The academic world has lost one its most important figures, someone who lifted a previously obscure area of study from oblivion and made sociological insights about political processes relevant–rather than deviant. Mayer Zald was a consummate intellect, who read everything he could and took seriously what he read. He was the opposite of the ideologues who wanted to delimit the field of social movements to groups of a particular persuasion or of a limited level of resource mobilization. Mainstream politics became a sociological topic because of Mayer Zald, and sociology reclaimed some of its intellectual import into the realm of politics because Mayer coaxed us out of the backwaters of non-institutionalized political action. Mayer also made substantial contributions to the connection between religion and politics, and seminal forays into organizational analyses used the YMCA as a case study—lest we forget that the YMCA is a Christian organization. His insights that religious organizations are theological crucibles forging ideologically structured action provide us with a framework for analyzing the intersections between religion and politics into the 21st century. His wisdom lives on.
When I started my career, resource mobilization theory was both dominant and controversial. Partisans on both sides were dismissive of alternative perspectives to explain movement formation, actions, and success. And discussions of rational motivations for collective action tended to get downright ugly. Yet, when I first met Mayer Zald in Spring of 1988, it was at the Southern Soc. Society meetings, and he was a presenter and discussant in the main session on social movements. I was presenting a synthetic paper on how RM and frame analytic perspectives might explain movement activism following a natural disaster (co-authored with Jean Blocker and Burke Rochford, neither of whom were there, as I recall). I was expecting fireworks and harsh criticism. Instead, Mayer offered very cogent criticism and effusive support for my research. I was floored. Here I was, a first year grad student expecting to get slapped by the evil genius of RM, and instead he said “yeah, I really think we need to have more cultural perspectives on why people do or do not get involved.”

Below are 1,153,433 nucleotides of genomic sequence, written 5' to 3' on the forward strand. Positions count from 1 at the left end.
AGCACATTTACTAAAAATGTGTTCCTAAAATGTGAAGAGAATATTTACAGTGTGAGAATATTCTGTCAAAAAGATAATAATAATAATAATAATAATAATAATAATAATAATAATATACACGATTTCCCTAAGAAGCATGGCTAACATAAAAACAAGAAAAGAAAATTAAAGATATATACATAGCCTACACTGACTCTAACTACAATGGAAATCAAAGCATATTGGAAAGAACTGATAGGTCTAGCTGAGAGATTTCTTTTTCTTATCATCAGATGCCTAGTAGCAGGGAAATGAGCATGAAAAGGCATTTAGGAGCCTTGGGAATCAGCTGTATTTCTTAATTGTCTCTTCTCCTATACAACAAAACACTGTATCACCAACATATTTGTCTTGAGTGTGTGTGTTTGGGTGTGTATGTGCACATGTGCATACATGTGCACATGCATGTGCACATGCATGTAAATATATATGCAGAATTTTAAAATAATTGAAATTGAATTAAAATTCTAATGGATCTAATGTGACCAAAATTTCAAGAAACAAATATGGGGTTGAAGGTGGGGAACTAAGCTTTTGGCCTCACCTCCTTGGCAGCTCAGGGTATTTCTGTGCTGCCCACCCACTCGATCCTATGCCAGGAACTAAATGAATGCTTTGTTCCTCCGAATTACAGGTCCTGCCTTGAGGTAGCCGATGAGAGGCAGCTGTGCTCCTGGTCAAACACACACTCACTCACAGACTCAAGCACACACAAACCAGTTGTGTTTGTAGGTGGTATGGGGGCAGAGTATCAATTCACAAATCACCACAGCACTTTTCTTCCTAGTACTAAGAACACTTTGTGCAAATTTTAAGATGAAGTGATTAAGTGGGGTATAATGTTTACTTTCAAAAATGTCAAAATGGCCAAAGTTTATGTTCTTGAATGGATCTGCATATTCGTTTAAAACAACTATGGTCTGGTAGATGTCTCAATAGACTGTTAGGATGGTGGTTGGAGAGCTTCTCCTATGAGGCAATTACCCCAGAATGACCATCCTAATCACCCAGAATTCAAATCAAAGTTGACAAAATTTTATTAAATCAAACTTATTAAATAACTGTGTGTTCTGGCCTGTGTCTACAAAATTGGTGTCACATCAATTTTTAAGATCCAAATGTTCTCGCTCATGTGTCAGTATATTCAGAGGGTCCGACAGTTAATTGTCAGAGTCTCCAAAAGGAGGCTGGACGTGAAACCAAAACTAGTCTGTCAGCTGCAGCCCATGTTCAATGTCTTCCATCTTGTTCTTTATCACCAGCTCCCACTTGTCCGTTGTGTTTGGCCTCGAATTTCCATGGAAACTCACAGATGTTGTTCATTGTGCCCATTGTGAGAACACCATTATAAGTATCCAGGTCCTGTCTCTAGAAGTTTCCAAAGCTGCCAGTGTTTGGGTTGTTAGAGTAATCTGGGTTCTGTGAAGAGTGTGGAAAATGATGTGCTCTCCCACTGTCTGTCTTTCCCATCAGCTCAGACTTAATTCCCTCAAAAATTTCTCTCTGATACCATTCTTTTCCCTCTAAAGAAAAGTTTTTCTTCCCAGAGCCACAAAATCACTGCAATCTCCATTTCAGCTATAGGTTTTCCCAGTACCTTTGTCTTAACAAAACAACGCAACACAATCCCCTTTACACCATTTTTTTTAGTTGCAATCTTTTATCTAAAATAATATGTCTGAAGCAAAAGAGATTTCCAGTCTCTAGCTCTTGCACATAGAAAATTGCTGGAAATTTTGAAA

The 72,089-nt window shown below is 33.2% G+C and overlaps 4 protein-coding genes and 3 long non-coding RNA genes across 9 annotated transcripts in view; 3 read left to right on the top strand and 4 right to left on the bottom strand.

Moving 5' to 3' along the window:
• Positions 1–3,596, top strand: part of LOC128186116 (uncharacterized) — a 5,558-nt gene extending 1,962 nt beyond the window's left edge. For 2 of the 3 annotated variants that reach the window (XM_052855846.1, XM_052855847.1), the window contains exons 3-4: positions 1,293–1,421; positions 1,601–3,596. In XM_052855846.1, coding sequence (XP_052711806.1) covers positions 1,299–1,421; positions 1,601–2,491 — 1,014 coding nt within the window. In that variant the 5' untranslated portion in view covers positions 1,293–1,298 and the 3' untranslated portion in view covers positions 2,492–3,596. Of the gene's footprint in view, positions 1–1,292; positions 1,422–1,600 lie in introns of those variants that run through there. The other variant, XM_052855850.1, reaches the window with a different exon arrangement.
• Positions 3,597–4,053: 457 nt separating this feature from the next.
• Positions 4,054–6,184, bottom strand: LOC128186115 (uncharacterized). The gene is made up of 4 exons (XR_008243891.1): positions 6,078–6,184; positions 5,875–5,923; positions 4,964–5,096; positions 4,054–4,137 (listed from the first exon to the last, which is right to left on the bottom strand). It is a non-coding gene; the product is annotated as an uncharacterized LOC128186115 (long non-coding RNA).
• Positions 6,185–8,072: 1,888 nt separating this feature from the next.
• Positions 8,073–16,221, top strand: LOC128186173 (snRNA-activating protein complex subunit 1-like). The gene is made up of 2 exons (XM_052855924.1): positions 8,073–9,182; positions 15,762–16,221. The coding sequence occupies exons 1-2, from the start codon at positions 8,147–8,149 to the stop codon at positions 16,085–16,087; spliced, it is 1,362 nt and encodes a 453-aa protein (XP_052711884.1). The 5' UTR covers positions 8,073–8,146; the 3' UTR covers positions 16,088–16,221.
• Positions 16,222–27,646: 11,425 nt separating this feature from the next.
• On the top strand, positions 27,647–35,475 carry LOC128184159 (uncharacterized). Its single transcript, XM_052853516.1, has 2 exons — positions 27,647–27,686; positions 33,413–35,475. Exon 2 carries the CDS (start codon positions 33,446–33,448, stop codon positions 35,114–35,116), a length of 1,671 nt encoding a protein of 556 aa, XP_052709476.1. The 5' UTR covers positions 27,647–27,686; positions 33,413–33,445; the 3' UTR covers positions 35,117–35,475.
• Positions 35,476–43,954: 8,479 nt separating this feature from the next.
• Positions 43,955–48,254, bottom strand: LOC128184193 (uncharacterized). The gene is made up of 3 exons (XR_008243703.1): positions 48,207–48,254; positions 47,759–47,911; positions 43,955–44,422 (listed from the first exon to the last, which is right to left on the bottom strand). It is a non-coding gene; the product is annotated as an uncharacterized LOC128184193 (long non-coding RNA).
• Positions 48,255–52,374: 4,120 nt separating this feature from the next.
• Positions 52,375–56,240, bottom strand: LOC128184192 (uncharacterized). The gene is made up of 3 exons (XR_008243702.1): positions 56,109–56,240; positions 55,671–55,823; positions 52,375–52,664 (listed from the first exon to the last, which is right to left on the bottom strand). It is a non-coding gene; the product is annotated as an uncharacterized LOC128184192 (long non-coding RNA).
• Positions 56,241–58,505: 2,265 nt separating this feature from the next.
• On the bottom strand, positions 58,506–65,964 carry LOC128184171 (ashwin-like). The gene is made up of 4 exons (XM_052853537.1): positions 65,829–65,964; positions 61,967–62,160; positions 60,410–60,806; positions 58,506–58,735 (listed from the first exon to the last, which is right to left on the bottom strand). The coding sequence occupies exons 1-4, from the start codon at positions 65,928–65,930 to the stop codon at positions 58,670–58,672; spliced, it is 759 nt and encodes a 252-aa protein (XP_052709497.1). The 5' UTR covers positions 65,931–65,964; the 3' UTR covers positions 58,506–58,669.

Not long after, I had the privilege to meet Mayer in more informal settings at Tony Oberschall’s seminars at UNC. Mayer came down at least once a year to see his old colleague from Vanderbilt, and it was always an event when he did.
Mayer was a strong supporter when I went to Vanderbilt, and while he and Tony warned me of the political pitfalls, both of them were active in helping me throughout my career. Mayer was especially influential, and I’m sure his recommendation helped sway people like Ernie Campbell, Bill Rushing, and Pete Peterson to vote for my early promotion.
I still marvel at how Mayer maintained his focus on scholarship and his commitment to the discipline. It is easy to quit. I think about quitting a lot. Mayer never quit.